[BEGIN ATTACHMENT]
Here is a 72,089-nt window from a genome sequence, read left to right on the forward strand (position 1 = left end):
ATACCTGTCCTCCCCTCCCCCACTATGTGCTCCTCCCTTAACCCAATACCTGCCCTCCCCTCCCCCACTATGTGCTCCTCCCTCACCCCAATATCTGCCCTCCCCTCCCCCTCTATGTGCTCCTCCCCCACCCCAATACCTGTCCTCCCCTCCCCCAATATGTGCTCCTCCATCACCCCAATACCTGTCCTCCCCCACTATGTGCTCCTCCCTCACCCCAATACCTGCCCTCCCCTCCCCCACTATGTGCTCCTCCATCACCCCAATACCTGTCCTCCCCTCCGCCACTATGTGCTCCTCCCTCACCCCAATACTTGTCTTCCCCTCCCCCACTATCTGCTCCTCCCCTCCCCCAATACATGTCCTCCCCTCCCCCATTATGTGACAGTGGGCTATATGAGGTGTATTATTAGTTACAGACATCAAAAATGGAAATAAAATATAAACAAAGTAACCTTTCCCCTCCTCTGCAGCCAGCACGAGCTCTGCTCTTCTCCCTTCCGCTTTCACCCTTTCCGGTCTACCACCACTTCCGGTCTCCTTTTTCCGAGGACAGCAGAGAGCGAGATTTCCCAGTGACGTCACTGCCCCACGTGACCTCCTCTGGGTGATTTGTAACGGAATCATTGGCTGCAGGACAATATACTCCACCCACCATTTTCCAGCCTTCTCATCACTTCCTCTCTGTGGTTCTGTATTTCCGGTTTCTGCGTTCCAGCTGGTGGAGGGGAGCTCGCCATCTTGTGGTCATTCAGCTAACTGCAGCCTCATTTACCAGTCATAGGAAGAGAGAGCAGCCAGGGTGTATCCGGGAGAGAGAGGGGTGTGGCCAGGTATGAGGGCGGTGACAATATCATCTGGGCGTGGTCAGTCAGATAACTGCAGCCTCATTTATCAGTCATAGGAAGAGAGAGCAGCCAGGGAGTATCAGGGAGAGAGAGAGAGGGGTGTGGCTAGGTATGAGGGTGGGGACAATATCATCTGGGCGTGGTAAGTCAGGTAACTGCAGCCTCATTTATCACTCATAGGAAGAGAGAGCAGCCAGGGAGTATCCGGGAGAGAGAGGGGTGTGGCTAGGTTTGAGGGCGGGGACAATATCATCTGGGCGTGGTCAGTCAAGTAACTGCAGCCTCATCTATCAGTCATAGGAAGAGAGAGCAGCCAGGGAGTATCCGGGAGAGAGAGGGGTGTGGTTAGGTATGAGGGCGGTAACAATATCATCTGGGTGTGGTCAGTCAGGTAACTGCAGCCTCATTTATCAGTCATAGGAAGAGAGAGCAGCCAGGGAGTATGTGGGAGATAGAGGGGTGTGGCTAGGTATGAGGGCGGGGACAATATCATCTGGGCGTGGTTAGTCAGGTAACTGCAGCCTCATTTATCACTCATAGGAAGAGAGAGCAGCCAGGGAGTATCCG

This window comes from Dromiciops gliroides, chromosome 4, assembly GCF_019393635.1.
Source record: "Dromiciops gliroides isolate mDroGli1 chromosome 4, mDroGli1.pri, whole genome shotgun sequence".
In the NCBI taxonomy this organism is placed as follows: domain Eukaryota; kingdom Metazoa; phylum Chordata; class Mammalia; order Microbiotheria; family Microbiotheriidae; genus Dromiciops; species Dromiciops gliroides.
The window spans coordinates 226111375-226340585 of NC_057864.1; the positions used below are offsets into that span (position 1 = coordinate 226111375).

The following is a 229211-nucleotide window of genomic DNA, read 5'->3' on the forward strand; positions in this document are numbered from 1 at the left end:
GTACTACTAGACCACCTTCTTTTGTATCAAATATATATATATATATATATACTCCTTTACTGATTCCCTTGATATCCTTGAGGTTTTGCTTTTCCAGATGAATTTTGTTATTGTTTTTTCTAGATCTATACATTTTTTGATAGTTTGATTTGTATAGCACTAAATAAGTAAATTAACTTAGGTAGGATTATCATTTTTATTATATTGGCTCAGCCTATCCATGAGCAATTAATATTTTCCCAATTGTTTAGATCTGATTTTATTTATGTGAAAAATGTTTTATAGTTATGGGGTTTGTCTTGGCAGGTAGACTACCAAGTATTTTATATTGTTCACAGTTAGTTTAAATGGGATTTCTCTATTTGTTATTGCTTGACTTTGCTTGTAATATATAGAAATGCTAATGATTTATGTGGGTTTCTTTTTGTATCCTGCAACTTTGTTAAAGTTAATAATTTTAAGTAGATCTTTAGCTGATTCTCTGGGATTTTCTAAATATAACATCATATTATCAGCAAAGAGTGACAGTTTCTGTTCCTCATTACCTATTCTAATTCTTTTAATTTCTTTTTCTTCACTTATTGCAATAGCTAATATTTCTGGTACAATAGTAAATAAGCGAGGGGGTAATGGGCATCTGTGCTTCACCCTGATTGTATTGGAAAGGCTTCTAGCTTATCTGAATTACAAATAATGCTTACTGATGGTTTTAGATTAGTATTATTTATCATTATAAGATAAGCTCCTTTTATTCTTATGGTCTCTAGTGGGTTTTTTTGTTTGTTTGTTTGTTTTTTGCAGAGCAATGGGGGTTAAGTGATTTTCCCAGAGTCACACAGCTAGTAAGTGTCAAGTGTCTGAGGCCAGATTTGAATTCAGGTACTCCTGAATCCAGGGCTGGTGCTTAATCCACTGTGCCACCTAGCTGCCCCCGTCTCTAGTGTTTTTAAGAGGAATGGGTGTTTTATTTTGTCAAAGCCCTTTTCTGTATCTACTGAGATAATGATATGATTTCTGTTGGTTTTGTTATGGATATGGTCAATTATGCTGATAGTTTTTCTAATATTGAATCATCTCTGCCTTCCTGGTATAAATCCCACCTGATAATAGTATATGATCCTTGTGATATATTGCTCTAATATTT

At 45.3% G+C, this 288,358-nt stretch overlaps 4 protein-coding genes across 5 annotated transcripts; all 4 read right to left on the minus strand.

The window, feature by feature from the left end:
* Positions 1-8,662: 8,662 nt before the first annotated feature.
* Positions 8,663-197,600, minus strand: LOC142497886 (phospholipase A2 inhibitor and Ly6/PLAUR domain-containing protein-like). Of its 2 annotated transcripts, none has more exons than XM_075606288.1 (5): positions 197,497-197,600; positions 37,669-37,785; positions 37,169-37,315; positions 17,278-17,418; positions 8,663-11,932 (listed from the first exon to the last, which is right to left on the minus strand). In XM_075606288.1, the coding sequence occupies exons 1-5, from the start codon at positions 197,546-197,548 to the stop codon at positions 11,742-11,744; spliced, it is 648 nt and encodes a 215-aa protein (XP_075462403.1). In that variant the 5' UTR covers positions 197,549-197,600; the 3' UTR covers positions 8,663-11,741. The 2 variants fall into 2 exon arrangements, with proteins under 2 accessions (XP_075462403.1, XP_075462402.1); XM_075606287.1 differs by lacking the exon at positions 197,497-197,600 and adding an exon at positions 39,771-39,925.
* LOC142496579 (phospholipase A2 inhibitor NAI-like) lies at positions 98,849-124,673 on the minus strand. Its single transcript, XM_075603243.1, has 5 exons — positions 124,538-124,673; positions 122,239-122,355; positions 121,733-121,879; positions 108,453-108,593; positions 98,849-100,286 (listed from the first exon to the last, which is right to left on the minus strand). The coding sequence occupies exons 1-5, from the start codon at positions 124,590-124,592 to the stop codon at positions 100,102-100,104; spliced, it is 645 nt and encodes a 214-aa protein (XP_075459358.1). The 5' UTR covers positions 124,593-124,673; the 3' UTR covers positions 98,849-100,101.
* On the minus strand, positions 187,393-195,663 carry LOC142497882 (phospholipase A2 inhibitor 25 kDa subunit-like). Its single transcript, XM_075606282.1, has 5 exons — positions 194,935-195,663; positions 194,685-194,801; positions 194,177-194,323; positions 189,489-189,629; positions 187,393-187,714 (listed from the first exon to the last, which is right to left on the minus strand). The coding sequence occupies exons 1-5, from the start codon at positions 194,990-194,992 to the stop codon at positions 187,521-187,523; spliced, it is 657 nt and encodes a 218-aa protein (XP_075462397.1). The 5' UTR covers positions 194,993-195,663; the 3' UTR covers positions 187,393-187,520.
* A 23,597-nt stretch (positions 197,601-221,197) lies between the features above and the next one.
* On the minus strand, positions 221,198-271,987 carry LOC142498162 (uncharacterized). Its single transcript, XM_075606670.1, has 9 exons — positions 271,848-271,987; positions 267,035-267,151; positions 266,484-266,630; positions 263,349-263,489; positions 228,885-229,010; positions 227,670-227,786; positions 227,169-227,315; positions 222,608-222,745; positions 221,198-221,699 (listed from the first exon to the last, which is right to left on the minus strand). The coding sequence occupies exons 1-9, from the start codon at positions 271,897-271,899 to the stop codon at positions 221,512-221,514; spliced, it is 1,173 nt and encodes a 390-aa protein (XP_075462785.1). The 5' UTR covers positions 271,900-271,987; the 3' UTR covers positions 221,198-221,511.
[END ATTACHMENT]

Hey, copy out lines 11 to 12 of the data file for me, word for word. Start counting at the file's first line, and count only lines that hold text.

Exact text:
* Positions 1-8,662: 8,662 nt before the first annotated feature.
* Positions 8,663-197,600, minus strand: LOC142497886 (phospholipase A2 inhibitor and Ly6/PLAUR domain-containing protein-like). Of its 2 annotated transcripts, none has more exons than XM_075606288.1 (5): positions 197,497-197,600; positions 37,669-37,785; positions 37,169-37,315; positions 17,278-17,418; positions 8,663-11,932 (listed from the first exon to the last, which is right to left on the minus strand). In XM_075606288.1, the coding sequence occupies exons 1-5, from the start codon at positions 197,546-197,548 to the stop codon at positions 11,742-11,744; spliced, it is 648 nt and encodes a 215-aa protein (XP_075462403.1). In that variant the 5' UTR covers positions 197,549-197,600; the 3' UTR covers positions 8,663-11,741. The 2 variants fall into 2 exon arrangements, with proteins under 2 accessions (XP_075462403.1, XP_075462402.1); XM_075606287.1 differs by lacking the exon at positions 197,497-197,600 and adding an exon at positions 39,771-39,925.